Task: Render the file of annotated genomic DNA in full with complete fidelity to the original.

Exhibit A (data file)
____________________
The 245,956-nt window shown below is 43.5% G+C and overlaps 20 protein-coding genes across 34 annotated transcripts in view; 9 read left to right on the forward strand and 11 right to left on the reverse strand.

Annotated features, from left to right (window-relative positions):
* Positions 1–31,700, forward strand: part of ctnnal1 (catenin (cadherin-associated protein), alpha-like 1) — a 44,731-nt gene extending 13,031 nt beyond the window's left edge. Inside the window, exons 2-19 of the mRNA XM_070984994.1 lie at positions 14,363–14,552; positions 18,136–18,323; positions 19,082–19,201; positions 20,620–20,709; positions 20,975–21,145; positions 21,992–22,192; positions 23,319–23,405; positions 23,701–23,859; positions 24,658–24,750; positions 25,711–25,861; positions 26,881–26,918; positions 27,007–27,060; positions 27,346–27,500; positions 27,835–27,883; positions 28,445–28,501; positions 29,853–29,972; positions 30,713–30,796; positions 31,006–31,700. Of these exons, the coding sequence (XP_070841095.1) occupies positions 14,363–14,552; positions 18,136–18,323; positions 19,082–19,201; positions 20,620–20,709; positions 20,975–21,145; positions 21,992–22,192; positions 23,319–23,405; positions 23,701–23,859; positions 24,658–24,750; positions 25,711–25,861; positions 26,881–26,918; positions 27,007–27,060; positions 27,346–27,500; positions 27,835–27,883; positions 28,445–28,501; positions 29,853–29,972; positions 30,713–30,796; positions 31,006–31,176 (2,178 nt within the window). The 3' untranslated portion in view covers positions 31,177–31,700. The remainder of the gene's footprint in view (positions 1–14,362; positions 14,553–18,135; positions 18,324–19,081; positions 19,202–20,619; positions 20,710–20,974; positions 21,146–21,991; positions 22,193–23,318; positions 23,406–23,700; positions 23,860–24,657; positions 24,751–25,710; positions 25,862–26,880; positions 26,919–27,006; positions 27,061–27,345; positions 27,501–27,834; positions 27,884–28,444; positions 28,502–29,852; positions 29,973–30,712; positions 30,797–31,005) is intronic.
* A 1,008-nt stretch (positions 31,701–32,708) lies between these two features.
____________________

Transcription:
The 245,956-nt window shown below is 43.5% G+C and overlaps 20 protein-coding genes across 34 annotated transcripts in view; 9 read left to right on the forward strand and 11 right to left on the reverse strand.

Annotated features, from left to right (window-relative positions):
* Positions 1–31,700, forward strand: part of ctnnal1 (catenin (cadherin-associated protein), alpha-like 1) — a 44,731-nt gene extending 13,031 nt beyond the window's left edge. Inside the window, exons 2-19 of the mRNA XM_070984994.1 lie at positions 14,363–14,552; positions 18,136–18,323; positions 19,082–19,201; positions 20,620–20,709; positions 20,975–21,145; positions 21,992–22,192; positions 23,319–23,405; positions 23,701–23,859; positions 24,658–24,750; positions 25,711–25,861; positions 26,881–26,918; positions 27,007–27,060; positions 27,346–27,500; positions 27,835–27,883; positions 28,445–28,501; positions 29,853–29,972; positions 30,713–30,796; positions 31,006–31,700. Of these exons, the coding sequence (XP_070841095.1) occupies positions 14,363–14,552; positions 18,136–18,323; positions 19,082–19,201; positions 20,620–20,709; positions 20,975–21,145; positions 21,992–22,192; positions 23,319–23,405; positions 23,701–23,859; positions 24,658–24,750; positions 25,711–25,861; positions 26,881–26,918; positions 27,007–27,060; positions 27,346–27,500; positions 27,835–27,883; positions 28,445–28,501; positions 29,853–29,972; positions 30,713–30,796; positions 31,006–31,176 (2,178 nt within the window). The 3' untranslated portion in view covers positions 31,177–31,700. The remainder of the gene's footprint in view (positions 1–14,362; positions 14,553–18,135; positions 18,324–19,081; positions 19,202–20,619; positions 20,710–20,974; positions 21,146–21,991; positions 22,193–23,318; positions 23,406–23,700; positions 23,860–24,657; positions 24,751–25,710; positions 25,862–26,880; positions 26,919–27,006; positions 27,061–27,345; positions 27,501–27,834; positions 27,884–28,444; positions 28,502–29,852; positions 29,973–30,712; positions 30,797–31,005) is intronic.
* A 1,008-nt stretch (positions 31,701–32,708) lies between these two features.